I think our top priority should be to strengthen democracy: improving the political system to make it more responsive to reason. That means increased transparency in government, ethics reforms to reduce the influence of lobbyists, and modelling intellectual honesty and civic virtue in political debate. On each of these grounds, Obama is the better candidate by far.
2. No More Torture
Here I defer to Katherine's expert judgment:
Neither [Clinton] nor Obama is good enough about accountability for past abuses; I think he probably is good enough going forward, but she isn't.
Update: see also Habeas Lawyers for Obama:
Some politicians are all talk and no action. But we know from first-hand experience that Senator Obama has demonstrated extraordinary leadership on this critical and controversial issue...
Obviously. Here's what Obama said in 2002:
But I also know that Saddam poses no imminent and direct threat to the United States, or to his neighbors, that the Iraqi economy is in shambles, that the Iraqi military a fraction of its former strength, and that in concert with the international community he can be contained until, in the way of all petty dictators, he falls away into the dustbin of history. I know that even a successful war against Iraq will require a US occupation of undetermined length, at undetermined cost, with undetermined consequences. I know that an invasion of Iraq without a clear rationale and without strong international support will only fan the flames of the Middle East, and encourage the worst, rather than best, impulses of the Arab world, and strengthen the recruitment arm of Al Qaeda. I am not opposed to all wars. I'm opposed to dumb wars.
Here's why it matters:
[T]his isn't just about the past, it's about the future. I don't talk about my opposition to the war to say "I told you so." I wish the war had gone differently. But the reason I talk about it is because I truly believe that the judgment, and the conviction, and the accountability that each of us showed on the most important foreign policy decision of our lives is the best indicator you have of how each of us will make those decisions going forward.
How we made that decision, and how we talk about it, is critical to understanding what we would do as President. Will we carefully evaluate the evidence and the consequences of action, or will we skip over the intelligence and scare people with the consequences of inaction? Will we make these decisions based on polls, or based on our principles? Will we have the courage to make the tough choice, or will we just choose the course that makes us look tough?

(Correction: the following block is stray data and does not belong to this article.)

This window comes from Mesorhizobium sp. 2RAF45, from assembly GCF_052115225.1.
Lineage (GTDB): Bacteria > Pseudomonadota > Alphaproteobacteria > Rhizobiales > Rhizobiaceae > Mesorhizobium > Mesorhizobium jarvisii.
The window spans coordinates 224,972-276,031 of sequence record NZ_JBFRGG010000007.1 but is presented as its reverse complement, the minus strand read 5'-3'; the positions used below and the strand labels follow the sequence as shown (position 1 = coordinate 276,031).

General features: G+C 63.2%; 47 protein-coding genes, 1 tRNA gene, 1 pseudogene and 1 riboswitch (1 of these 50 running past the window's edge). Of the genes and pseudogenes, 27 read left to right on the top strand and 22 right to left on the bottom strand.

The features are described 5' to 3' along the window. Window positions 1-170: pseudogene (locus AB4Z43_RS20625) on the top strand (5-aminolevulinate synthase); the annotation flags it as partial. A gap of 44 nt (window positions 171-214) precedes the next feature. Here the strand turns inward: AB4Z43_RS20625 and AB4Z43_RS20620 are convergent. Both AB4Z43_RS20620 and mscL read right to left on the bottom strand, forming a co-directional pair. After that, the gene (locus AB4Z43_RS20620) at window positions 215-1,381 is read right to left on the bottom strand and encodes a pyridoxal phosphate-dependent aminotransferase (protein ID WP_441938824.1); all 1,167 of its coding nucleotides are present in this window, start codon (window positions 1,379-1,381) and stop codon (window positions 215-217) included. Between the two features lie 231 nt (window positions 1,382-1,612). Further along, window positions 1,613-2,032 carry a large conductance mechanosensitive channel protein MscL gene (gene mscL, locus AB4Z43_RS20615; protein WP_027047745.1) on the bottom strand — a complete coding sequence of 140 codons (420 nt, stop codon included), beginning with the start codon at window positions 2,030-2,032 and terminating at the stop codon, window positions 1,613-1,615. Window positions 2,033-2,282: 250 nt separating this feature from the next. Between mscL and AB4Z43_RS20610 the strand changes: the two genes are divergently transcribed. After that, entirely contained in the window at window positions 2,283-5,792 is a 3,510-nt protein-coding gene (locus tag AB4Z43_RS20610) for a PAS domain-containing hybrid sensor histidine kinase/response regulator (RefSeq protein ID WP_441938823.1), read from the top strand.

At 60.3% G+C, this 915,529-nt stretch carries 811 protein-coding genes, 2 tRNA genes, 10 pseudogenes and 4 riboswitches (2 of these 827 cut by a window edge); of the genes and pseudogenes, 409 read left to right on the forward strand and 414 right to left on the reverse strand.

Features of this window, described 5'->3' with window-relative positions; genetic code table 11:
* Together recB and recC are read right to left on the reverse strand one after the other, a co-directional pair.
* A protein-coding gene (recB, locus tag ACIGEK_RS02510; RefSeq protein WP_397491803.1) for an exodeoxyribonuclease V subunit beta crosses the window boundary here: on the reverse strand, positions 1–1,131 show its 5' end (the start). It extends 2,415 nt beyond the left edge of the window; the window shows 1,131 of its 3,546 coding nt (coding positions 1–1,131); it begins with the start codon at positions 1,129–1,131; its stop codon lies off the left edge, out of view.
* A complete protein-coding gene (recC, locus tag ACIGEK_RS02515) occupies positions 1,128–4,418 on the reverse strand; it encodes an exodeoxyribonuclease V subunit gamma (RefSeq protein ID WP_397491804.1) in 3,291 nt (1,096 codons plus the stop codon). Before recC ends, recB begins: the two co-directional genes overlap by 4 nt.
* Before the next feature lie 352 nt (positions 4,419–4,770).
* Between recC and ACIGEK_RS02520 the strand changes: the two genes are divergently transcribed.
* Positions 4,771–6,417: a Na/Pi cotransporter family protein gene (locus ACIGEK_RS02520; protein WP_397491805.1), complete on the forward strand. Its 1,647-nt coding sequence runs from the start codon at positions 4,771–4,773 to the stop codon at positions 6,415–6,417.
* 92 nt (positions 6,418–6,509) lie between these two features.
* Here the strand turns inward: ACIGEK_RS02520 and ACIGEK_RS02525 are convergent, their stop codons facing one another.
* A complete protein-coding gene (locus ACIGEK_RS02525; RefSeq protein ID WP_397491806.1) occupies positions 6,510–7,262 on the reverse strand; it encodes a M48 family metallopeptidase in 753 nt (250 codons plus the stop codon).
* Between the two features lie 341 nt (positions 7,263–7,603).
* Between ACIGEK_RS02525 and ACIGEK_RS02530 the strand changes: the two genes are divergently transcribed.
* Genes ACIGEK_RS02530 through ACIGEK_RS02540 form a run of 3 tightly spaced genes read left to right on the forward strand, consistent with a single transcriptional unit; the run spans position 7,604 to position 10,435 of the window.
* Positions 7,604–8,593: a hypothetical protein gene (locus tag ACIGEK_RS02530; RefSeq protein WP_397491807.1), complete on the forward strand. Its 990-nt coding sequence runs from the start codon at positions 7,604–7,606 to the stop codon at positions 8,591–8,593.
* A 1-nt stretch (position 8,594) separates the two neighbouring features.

4. Effective Diplomacy and Consensus-building
From international to local politics, Obama is willing to bring to the table those he disagrees with. And you know what: it works. Over to Mark Schmitt:
One way to deal with that kind of bad-faith opposition is to draw the person in, treat them as if they were operating in good faith, and draw them into a conversation about how they actually would solve the problem. If they have nothing, it shows. And that's not a tactic of bipartisan Washington idealists -- it's a hard-nosed tactic of community organizers, who are acutely aware of power and conflict. It's how you deal with people with intractable demands -- put ‘em on a committee. Then define the committee's mission your way.
This point also comes out vividly in Obama's in-depth Chronicle interview (highly recommended, especially if you want a better understanding of how Obama would go about things as president).
Many people complain that Obama doesn't have Hillary's "experience" in Washington. But anyone who doubts his wonkish credentials should simply take a look at his record:
[W]hile Obama has not proposed his Cosmic Plan for World Peace, he has proposed a lot of interesting legislation on important but undercovered topics. I can't remember another freshman Senator who so routinely pops up when I'm doing research on some non-sexy but important topic, and pops up because he has proposed something genuinely good. Since I think that American politics doesn't do nearly enough to reward people who take a patient, craftsmanlike attitude towards legislation, caring as much about fixing the parts that no one will notice until they go wrong as about the flashy parts, I wanted to say this.
Follow the link for the details. (Then follow all the previous links in this post!)
Overall: Compared to Hillary, Obama is more electable, more likely to be able to effect change once elected, and the changes he proposes are the right ones. Why in the world wouldn't you support him?